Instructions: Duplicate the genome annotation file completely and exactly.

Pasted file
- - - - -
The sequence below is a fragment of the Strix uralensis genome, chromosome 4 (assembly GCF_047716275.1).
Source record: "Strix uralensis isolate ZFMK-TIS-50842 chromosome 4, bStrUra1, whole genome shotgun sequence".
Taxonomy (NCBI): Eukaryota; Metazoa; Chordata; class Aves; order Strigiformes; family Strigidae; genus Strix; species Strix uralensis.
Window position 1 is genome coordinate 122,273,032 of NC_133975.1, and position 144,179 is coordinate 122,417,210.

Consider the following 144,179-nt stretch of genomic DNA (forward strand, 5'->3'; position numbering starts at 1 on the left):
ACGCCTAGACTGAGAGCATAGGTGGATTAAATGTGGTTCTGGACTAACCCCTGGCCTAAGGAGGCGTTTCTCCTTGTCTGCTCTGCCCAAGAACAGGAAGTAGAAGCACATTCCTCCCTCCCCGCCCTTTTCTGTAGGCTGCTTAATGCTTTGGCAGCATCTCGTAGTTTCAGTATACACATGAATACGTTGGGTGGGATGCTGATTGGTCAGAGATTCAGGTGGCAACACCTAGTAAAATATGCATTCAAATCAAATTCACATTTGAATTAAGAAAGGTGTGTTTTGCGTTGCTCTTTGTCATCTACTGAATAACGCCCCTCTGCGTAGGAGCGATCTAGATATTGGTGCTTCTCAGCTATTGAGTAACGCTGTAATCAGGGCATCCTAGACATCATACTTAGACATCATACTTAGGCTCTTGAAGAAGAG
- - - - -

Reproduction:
The sequence below is a fragment of the Strix uralensis genome, chromosome 4 (assembly GCF_047716275.1).
Source record: "Strix uralensis isolate ZFMK-TIS-50842 chromosome 4, bStrUra1, whole genome shotgun sequence".
Taxonomy (NCBI): Eukaryota; Metazoa; Chordata; class Aves; order Strigiformes; family Strigidae; genus Strix; species Strix uralensis.
Window position 1 is genome coordinate 122,273,032 of NC_133975.1, and position 144,179 is coordinate 122,417,210.

Consider the following 144,179-nt stretch of genomic DNA (forward strand, 5'->3'; position numbering starts at 1 on the left):
ACGCCTAGACTGAGAGCATAGGTGGATTAAATGTGGTTCTGGACTAACCCCTGGCCTAAGGAGGCGTTTCTCCTTGTCTGCTCTGCCCAAGAACAGGAAGTAGAAGCACATTCCTCCCTCCCCGCCCTTTTCTGTAGGCTGCTTAATGCTTTGGCAGCATCTCGTAGTTTCAGTATACACATGAATACGTTGGGTGGGATGCTGATTGGTCAGAGATTCAGGTGGCAACACCTAGTAAAATATGCATTCAAATCAAATTCACATTTGAATTAAGAAAGGTGTGTTTTGCGTTGCTCTTTGTCATCTACTGAATAACGCCCCTCTGCGTAGGAGCGATCTAGATATTGGTGCTTCTCAGCTATTGAGTAACGCTGTAATCAGGGCATCCTAGACATCATACTTAGACATCATACTTAGGCTCTTGAAGAAGAG